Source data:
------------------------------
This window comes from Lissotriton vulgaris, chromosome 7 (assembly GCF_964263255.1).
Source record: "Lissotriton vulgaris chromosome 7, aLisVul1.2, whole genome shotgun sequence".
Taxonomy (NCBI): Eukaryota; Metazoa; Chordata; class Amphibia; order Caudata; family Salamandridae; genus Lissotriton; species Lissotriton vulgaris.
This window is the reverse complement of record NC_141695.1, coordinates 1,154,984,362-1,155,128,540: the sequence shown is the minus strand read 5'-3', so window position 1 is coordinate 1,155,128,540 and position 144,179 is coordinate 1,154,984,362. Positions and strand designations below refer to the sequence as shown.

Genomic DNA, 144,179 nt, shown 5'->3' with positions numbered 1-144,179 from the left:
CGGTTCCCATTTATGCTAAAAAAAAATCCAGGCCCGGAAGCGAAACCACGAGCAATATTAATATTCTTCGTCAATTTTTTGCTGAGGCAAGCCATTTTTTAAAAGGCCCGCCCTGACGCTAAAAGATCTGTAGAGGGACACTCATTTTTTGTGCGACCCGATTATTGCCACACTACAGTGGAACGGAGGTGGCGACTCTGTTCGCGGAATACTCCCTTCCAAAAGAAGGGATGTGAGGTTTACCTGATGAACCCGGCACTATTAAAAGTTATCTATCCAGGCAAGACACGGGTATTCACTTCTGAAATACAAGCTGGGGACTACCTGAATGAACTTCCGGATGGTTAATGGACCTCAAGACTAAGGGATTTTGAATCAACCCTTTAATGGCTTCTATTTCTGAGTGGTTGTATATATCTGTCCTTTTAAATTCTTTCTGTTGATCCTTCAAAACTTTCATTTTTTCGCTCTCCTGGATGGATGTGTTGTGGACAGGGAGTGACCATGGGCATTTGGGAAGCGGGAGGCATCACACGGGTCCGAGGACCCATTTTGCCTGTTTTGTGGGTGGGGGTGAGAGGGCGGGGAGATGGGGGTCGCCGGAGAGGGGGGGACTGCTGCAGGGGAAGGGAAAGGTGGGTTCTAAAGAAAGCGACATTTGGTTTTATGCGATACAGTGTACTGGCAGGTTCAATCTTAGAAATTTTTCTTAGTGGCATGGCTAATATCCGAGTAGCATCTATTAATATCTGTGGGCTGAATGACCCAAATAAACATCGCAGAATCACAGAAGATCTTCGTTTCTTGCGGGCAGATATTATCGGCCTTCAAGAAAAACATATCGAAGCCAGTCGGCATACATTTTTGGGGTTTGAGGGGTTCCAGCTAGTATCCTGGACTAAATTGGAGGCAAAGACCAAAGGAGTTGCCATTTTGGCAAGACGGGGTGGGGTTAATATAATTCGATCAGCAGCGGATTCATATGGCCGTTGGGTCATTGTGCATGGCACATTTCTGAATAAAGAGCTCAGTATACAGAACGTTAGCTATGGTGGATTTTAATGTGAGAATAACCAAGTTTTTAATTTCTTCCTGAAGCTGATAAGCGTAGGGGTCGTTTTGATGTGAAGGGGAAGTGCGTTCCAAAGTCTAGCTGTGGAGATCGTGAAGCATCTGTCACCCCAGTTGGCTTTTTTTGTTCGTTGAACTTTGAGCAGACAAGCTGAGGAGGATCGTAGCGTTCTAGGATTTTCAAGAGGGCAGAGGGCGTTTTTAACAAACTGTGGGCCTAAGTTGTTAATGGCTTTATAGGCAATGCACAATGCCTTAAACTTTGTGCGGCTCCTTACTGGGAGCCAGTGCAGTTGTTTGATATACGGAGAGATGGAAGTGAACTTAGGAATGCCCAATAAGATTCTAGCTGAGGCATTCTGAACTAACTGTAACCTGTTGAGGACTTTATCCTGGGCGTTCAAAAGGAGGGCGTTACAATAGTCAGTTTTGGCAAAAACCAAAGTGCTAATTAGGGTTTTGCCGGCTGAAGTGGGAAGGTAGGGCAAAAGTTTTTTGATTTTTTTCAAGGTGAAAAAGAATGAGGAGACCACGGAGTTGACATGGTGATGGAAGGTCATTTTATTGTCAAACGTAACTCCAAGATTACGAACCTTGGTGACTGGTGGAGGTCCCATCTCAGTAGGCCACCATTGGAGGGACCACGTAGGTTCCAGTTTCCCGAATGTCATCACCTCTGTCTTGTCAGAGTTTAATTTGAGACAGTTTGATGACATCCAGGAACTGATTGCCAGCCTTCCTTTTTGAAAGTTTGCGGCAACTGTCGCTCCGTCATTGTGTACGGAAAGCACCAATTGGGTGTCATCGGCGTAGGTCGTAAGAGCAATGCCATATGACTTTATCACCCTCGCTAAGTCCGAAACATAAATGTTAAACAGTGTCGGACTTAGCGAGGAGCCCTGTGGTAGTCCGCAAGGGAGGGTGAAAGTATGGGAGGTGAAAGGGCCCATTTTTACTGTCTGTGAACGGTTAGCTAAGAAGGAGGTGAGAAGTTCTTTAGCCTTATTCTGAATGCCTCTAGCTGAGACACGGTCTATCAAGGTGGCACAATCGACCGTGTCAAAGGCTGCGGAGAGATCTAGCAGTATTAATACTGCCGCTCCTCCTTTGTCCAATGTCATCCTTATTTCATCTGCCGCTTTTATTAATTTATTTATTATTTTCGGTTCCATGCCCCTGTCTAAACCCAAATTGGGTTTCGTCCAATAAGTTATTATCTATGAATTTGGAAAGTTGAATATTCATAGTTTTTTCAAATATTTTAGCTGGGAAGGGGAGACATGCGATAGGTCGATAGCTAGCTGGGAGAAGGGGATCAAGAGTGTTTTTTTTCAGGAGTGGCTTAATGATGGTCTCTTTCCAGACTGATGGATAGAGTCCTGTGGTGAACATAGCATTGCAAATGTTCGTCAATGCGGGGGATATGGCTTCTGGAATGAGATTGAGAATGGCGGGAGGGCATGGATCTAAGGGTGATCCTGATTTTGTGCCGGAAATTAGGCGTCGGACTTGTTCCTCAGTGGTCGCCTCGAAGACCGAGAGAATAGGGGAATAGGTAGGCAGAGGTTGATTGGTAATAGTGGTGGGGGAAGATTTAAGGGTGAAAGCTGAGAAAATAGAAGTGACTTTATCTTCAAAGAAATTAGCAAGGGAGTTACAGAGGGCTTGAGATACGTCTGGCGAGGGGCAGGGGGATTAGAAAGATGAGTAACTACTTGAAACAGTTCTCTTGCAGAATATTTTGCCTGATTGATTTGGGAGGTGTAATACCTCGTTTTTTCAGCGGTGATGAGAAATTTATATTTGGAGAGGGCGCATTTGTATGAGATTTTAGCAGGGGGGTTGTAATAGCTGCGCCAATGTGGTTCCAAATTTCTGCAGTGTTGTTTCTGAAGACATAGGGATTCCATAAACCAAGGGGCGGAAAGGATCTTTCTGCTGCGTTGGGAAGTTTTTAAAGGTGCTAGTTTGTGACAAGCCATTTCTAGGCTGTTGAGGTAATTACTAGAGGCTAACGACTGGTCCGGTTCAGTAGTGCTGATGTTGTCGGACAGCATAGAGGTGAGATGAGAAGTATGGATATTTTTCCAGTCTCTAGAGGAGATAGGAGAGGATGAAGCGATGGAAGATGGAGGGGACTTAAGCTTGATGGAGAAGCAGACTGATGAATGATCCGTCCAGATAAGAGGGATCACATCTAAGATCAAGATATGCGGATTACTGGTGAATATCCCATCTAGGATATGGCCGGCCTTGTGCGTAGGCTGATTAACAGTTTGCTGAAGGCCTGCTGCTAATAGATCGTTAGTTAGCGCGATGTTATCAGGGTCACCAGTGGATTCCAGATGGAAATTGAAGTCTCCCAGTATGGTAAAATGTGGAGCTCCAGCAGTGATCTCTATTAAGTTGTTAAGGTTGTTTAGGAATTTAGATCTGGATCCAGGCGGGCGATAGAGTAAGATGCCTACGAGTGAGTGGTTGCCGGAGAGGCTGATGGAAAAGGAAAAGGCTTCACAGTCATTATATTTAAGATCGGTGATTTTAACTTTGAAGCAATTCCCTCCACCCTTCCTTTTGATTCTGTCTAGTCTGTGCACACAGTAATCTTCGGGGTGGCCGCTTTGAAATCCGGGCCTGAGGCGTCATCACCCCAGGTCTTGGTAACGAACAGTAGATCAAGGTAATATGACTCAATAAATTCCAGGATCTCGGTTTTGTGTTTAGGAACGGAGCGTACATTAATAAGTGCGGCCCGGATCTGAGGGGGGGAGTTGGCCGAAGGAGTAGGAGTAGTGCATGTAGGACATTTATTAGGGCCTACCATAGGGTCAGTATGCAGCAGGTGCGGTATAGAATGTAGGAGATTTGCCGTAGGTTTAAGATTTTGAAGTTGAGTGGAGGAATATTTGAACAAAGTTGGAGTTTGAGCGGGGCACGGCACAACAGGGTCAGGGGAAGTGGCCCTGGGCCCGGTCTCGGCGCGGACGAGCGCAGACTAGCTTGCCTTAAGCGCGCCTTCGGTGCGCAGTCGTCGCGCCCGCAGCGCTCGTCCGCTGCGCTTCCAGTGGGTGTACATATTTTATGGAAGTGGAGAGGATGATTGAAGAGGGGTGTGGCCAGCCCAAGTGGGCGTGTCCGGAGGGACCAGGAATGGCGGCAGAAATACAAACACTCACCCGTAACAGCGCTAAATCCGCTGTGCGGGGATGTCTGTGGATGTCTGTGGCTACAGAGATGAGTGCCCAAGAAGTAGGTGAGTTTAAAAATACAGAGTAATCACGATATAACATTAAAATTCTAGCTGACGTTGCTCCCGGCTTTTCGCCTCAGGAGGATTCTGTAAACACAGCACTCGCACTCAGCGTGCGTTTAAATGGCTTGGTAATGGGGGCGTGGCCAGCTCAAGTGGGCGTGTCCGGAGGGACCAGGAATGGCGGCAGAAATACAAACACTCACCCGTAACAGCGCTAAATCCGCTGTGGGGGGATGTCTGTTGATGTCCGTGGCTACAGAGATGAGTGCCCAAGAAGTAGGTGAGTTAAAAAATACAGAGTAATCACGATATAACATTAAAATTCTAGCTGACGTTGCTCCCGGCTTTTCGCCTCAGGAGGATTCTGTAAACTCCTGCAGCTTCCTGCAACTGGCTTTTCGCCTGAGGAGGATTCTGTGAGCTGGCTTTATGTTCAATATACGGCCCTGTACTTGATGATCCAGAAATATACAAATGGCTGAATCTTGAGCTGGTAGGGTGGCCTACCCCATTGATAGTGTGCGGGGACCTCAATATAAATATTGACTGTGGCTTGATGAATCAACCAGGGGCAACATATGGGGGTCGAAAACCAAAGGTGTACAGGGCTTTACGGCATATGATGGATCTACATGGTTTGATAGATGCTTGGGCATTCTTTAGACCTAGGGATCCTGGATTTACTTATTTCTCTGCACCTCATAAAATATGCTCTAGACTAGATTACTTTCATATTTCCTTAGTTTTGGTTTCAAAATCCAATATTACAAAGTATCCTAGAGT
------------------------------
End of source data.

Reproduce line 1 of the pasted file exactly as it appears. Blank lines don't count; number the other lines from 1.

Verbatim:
This window comes from Lissotriton vulgaris, chromosome 7 (assembly GCF_964263255.1).